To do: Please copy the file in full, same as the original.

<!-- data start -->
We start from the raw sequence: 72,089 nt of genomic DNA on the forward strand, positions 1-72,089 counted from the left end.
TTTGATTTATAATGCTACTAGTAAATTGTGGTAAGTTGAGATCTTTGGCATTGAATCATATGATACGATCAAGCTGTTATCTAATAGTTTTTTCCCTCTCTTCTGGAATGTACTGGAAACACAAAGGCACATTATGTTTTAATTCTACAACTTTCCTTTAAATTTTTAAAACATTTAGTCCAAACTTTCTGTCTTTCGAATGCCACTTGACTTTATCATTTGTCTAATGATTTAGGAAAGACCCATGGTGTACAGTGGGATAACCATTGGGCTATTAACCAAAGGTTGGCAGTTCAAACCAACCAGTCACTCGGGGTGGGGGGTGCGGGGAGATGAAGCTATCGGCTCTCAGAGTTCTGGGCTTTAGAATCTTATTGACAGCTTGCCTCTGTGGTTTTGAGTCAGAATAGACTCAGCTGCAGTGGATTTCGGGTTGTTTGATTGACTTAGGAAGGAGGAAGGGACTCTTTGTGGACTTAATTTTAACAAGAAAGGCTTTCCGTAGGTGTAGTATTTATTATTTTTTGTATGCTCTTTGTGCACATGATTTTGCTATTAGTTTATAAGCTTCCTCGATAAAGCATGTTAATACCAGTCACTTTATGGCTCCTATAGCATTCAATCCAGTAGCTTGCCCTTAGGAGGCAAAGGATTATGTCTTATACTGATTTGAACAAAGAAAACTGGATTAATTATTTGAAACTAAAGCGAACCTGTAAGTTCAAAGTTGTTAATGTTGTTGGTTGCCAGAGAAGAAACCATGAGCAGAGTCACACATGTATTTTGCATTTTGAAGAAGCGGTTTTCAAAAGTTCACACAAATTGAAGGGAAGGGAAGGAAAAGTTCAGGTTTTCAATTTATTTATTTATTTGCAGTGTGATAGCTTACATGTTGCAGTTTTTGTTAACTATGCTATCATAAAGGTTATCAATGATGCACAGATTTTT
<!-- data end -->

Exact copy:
We start from the raw sequence: 72,089 nt of genomic DNA on the forward strand, positions 1-72,089 counted from the left end.
TTTGATTTATAATGCTACTAGTAAATTGTGGTAAGTTGAGATCTTTGGCATTGAATCATATGATACGATCAAGCTGTTATCTAATAGTTTTTTCCCTCTCTTCTGGAATGTACTGGAAACACAAAGGCACATTATGTTTTAATTCTACAACTTTCCTTTAAATTTTTAAAACATTTAGTCCAAACTTTCTGTCTTTCGAATGCCACTTGACTTTATCATTTGTCTAATGATTTAGGAAAGACCCATGGTGTACAGTGGGATAACCATTGGGCTATTAACCAAAGGTTGGCAGTTCAAACCAACCAGTCACTCGGGGTGGGGGGTGCGGGGAGATGAAGCTATCGGCTCTCAGAGTTCTGGGCTTTAGAATCTTATTGACAGCTTGCCTCTGTGGTTTTGAGTCAGAATAGACTCAGCTGCAGTGGATTTCGGGTTGTTTGATTGACTTAGGAAGGAGGAAGGGACTCTTTGTGGACTTAATTTTAACAAGAAAGGCTTTCCGTAGGTGTAGTATTTATTATTTTTTGTATGCTCTTTGTGCACATGATTTTGCTATTAGTTTATAAGCTTCCTCGATAAAGCATGTTAATACCAGTCACTTTATGGCTCCTATAGCATTCAATCCAGTAGCTTGCCCTTAGGAGGCAAAGGATTATGTCTTATACTGATTTGAACAAAGAAAACTGGATTAATTATTTGAAACTAAAGCGAACCTGTAAGTTCAAAGTTGTTAATGTTGTTGGTTGCCAGAGAAGAAACCATGAGCAGAGTCACACATGTATTTTGCATTTTGAAGAAGCGGTTTTCAAAAGTTCACACAAATTGAAGGGAAGGGAAGGAAAAGTTCAGGTTTTCAATTTATTTATTTATTTGCAGTGTGATAGCTTACATGTTGCAGTTTTTGTTAACTATGCTATCATAAAGGTTATCAATGATGCACAGATTTTT